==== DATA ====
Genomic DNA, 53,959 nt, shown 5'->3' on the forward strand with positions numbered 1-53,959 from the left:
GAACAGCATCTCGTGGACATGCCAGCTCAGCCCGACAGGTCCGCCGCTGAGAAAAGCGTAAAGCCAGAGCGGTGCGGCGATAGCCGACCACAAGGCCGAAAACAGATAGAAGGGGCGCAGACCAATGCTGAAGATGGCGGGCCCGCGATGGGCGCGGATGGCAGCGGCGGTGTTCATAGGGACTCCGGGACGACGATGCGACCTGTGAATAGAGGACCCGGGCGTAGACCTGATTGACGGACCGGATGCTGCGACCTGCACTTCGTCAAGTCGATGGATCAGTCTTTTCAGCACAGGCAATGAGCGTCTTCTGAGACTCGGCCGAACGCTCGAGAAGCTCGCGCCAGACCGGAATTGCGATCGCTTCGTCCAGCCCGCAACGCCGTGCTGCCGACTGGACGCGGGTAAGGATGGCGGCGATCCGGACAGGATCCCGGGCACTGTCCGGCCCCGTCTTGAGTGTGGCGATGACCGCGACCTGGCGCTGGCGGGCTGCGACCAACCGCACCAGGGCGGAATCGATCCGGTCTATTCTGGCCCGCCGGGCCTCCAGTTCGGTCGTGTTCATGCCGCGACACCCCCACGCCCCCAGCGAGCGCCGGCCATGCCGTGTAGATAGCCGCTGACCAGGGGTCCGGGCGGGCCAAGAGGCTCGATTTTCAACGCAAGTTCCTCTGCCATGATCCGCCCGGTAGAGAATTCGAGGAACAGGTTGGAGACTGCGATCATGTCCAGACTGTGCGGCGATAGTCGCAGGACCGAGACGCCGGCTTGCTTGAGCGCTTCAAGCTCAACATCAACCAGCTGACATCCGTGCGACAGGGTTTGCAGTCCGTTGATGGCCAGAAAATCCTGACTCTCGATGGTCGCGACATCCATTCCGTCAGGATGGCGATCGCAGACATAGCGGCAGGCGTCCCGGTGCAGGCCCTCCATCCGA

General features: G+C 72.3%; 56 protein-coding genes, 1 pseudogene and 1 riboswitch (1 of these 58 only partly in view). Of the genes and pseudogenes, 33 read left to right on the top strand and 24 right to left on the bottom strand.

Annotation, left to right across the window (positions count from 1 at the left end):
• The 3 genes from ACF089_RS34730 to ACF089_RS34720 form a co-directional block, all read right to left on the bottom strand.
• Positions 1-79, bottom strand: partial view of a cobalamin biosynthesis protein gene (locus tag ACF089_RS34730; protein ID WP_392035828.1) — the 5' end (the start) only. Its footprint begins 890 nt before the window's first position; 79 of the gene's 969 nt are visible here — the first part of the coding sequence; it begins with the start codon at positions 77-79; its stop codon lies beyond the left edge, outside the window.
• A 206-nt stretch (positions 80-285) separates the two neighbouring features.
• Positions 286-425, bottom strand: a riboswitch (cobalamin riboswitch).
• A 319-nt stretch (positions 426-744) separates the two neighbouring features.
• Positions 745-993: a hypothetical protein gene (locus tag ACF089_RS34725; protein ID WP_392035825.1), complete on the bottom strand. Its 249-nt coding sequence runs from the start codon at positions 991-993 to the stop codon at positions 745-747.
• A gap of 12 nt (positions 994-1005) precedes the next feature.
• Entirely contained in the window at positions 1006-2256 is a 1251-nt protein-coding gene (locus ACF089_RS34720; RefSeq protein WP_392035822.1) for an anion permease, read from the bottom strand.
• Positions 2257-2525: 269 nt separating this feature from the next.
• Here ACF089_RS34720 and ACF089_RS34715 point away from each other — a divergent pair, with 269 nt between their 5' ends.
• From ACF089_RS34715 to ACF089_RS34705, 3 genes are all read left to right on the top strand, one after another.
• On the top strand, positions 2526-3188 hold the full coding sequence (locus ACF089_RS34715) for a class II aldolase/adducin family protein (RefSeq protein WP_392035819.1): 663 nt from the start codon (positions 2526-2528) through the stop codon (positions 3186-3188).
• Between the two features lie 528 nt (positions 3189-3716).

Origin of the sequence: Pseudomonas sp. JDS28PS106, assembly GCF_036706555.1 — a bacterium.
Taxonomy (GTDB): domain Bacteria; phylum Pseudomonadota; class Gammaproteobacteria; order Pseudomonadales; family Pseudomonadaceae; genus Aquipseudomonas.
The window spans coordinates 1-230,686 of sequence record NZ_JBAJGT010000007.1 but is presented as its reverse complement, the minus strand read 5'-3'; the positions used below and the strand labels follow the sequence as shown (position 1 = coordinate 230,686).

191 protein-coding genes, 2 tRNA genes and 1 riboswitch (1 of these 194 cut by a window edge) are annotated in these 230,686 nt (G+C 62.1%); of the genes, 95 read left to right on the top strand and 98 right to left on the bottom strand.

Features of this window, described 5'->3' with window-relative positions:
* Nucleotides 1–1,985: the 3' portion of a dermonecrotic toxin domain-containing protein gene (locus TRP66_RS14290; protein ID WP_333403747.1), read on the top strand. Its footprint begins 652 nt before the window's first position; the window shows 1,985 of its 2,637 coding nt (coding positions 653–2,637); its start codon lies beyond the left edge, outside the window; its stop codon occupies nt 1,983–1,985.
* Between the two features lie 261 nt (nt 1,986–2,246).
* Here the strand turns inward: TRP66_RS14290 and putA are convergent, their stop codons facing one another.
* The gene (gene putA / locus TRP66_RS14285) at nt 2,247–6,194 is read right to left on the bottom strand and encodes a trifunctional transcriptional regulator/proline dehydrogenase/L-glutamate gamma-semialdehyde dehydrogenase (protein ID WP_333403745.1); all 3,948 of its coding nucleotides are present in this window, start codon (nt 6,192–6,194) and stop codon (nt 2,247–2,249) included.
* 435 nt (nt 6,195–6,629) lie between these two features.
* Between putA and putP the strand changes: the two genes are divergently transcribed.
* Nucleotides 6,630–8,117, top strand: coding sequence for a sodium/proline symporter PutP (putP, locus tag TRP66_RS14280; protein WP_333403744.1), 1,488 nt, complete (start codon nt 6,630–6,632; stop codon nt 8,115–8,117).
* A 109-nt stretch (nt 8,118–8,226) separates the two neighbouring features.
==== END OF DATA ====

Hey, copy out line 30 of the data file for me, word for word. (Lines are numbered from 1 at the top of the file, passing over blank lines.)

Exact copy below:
* A 109-nt stretch (nt 8,118–8,226) separates the two neighbouring features.